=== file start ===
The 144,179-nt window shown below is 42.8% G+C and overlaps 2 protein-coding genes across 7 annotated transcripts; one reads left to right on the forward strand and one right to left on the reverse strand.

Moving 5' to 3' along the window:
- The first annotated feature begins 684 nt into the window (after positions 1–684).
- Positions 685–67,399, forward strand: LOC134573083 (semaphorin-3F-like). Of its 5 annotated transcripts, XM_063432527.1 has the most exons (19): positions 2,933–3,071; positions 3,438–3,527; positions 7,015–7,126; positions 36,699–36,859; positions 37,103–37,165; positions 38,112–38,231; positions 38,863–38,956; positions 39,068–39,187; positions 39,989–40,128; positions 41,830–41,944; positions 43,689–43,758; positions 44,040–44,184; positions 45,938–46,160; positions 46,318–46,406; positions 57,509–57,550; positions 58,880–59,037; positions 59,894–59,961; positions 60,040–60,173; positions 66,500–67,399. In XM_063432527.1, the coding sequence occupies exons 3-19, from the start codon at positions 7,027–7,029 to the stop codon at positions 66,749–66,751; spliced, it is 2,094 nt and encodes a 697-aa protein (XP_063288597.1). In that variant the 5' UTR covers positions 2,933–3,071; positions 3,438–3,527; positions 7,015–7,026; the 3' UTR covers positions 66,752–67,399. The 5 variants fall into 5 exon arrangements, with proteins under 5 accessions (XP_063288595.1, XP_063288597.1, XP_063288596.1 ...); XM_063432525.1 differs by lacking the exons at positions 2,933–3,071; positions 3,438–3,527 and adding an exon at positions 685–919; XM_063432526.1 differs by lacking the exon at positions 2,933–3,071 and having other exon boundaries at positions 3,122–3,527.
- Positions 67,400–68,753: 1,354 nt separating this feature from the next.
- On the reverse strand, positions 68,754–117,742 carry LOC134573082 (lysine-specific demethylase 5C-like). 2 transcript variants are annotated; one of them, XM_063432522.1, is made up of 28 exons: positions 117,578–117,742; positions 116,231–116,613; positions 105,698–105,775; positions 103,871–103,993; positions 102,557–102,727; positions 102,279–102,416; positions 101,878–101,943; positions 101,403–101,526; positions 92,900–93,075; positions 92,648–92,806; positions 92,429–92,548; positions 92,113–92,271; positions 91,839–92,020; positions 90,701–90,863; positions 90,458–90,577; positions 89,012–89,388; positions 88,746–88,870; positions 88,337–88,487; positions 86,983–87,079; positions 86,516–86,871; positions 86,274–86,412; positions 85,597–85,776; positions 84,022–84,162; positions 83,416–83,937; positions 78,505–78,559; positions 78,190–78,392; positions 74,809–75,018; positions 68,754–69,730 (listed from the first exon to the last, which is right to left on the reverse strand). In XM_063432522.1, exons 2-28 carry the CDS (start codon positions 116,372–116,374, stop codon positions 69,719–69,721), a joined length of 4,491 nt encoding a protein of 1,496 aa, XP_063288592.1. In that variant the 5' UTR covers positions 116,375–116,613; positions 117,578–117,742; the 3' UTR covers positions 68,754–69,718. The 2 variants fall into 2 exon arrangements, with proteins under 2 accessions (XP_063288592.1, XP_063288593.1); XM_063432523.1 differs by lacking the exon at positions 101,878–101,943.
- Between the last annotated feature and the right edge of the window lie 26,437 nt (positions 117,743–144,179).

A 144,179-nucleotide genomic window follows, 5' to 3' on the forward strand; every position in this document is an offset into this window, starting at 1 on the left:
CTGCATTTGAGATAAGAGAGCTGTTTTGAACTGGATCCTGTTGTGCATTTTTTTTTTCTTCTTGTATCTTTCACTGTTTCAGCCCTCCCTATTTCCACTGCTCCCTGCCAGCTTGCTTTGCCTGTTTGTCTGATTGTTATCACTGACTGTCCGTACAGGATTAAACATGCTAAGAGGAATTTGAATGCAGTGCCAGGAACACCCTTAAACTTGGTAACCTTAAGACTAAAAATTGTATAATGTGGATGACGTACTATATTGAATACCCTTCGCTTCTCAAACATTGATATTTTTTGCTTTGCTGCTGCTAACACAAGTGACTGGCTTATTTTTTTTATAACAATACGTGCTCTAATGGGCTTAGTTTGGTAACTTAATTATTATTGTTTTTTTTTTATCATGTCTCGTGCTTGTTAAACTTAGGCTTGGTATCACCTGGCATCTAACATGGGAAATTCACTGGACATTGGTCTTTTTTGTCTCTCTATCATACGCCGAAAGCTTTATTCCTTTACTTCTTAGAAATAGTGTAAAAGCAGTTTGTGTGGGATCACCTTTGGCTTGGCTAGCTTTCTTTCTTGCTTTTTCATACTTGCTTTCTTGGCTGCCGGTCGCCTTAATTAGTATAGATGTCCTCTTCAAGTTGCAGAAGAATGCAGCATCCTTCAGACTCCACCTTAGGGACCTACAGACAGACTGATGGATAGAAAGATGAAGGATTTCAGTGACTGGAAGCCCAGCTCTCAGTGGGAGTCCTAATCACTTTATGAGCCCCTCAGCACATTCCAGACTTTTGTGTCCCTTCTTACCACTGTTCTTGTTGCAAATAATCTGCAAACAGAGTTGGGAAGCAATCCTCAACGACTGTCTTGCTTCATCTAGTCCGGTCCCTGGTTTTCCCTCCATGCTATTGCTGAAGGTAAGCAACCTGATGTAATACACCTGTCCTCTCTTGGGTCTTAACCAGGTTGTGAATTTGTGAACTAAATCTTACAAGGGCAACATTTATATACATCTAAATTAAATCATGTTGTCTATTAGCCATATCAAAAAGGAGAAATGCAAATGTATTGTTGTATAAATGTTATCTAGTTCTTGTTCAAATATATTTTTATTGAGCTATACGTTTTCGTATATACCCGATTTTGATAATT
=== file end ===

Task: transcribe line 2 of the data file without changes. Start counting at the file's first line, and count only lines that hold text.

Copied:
Moving 5' to 3' along the window: